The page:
a power supply, wherein said programmable resistor and said power supply are configured to generate said voltage.
10. The apparatus according to claim 9, wherein said register comprises a trimbits register and said programmable resistor comprises a programmable pullup resistor.
11. The apparatus according to claim 9, wherein said programmable resistor and said power supply are configured in response to a power down indication signal.
12. The apparatus according to claim 1, wherein said programmable resistor is configured to provide compensation for process variations.
13. The apparatus according to claim 1, wherein said power supply device comprises an on chip USB power supply.
14. The apparatus according to claim 1, wherein said power supply device is further configured to allow a supply voltage to be turned off.
15. The apparatus according to claim 1, wherein said pullup resistor is implemented within a bus portion.
16. The apparatus according to claim 15, wherein said bus portion is configured to receive said voltage.
17. An apparatus comprising:
means for generating a voltage; and
means for (i) reducing current consumption in a first mode when said voltage comprises a power down voltage level and (ii) not reducing current consumption in a second mode when said voltage comprises a standard voltage level, wherein (i) programmable resistor pulls up a pullup resistor on a bus external to said voltage generating means when in said first mode and (ii) said programmable resistor is controlled by a register loaded from a nonvolatile memory.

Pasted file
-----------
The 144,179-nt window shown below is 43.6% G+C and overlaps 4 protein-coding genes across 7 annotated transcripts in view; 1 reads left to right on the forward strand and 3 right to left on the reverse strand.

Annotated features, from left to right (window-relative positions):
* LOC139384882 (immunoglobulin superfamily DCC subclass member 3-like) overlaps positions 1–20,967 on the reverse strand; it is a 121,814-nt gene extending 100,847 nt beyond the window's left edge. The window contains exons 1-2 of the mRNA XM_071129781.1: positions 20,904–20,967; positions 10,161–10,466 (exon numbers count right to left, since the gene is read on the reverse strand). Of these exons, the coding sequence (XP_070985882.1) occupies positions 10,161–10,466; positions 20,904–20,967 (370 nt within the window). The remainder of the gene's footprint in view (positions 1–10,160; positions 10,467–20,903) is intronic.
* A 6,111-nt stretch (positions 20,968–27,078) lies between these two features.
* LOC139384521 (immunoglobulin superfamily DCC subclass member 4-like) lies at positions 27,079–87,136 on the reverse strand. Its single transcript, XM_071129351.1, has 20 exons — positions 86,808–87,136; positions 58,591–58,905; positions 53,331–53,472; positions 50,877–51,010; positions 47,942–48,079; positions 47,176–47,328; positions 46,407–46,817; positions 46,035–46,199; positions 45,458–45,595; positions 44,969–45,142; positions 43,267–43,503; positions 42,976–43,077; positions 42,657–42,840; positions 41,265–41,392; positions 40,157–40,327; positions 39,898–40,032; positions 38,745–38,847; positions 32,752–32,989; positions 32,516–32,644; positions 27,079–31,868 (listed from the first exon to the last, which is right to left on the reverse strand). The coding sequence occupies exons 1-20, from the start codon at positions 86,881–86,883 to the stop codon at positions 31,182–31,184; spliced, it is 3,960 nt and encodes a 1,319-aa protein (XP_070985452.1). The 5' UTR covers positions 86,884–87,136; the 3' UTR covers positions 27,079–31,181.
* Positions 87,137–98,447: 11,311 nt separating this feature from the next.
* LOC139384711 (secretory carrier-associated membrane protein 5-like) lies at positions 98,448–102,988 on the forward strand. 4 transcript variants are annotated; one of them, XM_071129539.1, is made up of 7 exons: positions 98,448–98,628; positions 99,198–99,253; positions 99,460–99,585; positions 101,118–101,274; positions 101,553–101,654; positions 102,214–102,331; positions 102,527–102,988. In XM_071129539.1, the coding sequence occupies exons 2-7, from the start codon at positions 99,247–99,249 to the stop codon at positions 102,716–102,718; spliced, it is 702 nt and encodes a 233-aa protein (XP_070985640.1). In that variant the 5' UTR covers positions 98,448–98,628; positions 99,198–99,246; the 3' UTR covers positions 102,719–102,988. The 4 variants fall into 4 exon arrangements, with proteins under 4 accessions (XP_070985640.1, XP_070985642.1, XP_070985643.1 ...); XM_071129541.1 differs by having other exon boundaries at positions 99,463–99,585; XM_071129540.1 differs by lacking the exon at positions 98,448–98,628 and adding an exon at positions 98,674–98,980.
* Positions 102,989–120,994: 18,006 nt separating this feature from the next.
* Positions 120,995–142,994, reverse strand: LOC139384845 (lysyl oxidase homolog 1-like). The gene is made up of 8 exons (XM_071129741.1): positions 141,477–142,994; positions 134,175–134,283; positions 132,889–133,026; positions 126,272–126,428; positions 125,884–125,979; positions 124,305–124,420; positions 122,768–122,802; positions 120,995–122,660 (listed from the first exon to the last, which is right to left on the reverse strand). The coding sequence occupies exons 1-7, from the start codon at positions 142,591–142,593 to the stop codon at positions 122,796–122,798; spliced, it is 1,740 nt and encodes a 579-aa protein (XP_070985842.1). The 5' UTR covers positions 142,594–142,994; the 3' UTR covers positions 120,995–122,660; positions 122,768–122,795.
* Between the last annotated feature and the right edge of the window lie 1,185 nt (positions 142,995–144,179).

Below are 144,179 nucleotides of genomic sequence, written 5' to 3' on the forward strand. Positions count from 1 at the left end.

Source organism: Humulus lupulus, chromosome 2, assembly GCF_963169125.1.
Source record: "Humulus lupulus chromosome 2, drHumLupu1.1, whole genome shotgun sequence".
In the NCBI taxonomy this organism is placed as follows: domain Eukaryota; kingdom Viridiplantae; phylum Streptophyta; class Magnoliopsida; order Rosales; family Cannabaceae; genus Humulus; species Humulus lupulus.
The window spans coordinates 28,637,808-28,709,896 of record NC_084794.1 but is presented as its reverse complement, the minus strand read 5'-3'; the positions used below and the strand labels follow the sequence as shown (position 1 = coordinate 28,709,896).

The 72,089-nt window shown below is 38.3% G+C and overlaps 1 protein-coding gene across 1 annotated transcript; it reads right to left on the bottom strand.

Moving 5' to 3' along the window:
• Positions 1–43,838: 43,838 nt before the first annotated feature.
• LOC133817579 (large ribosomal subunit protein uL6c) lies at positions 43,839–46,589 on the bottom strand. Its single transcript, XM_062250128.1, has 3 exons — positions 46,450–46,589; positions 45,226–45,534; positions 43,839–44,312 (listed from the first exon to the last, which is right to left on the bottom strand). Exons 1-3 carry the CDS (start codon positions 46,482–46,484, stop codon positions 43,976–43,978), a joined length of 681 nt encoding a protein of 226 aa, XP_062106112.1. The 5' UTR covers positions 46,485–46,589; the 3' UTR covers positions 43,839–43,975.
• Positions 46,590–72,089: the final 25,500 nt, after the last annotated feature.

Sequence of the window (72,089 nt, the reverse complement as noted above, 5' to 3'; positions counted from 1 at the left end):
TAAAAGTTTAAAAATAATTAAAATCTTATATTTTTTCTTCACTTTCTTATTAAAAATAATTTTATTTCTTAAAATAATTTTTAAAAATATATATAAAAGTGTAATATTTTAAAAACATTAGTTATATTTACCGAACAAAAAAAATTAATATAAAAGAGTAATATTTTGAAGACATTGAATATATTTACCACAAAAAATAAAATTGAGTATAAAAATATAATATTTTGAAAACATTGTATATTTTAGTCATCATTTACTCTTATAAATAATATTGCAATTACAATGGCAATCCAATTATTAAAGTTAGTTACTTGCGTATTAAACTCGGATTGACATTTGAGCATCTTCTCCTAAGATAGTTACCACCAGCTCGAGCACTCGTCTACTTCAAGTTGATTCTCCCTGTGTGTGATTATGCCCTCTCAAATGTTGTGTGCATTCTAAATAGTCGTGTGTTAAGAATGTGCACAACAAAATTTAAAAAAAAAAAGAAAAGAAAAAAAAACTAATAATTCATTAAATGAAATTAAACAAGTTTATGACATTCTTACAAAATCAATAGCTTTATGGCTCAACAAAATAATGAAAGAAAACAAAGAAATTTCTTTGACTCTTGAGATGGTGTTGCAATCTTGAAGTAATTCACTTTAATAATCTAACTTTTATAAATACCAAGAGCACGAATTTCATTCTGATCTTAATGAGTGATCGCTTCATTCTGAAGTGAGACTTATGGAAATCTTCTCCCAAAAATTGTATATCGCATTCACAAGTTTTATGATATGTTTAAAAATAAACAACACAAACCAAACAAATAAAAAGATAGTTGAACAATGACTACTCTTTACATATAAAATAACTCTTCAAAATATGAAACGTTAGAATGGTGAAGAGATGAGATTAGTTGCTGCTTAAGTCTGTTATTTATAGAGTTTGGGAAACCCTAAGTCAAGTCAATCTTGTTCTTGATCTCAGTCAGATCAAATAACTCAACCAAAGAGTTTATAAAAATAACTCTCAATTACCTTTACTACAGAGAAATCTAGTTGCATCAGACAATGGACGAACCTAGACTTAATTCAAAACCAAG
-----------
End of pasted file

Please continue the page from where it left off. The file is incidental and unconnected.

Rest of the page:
18. A method for supplying a voltage level comprising the steps of:
(A) generating a voltage;
(B) reducing current consumption in a first mode when said voltage comprises a power down voltage level;
(C) not reducing current consumption in a second mode when said voltage comprises a standard voltage level; and
(D) pulling up a pullup resistor on a bus external to said power supply device using and a programmable resistor when in said first mode and said programmable resistor is controlled by a register loaded from a nonvolatile memory.
19. A power supply comprising:
a primary power supply configured to generate either (i) a standard voltage level on a supply line when in a first mode and (ii) a power down voltage level on said supply line when in a second mode, wherein (i) said power down voltage level is configured to reduce current consumption; and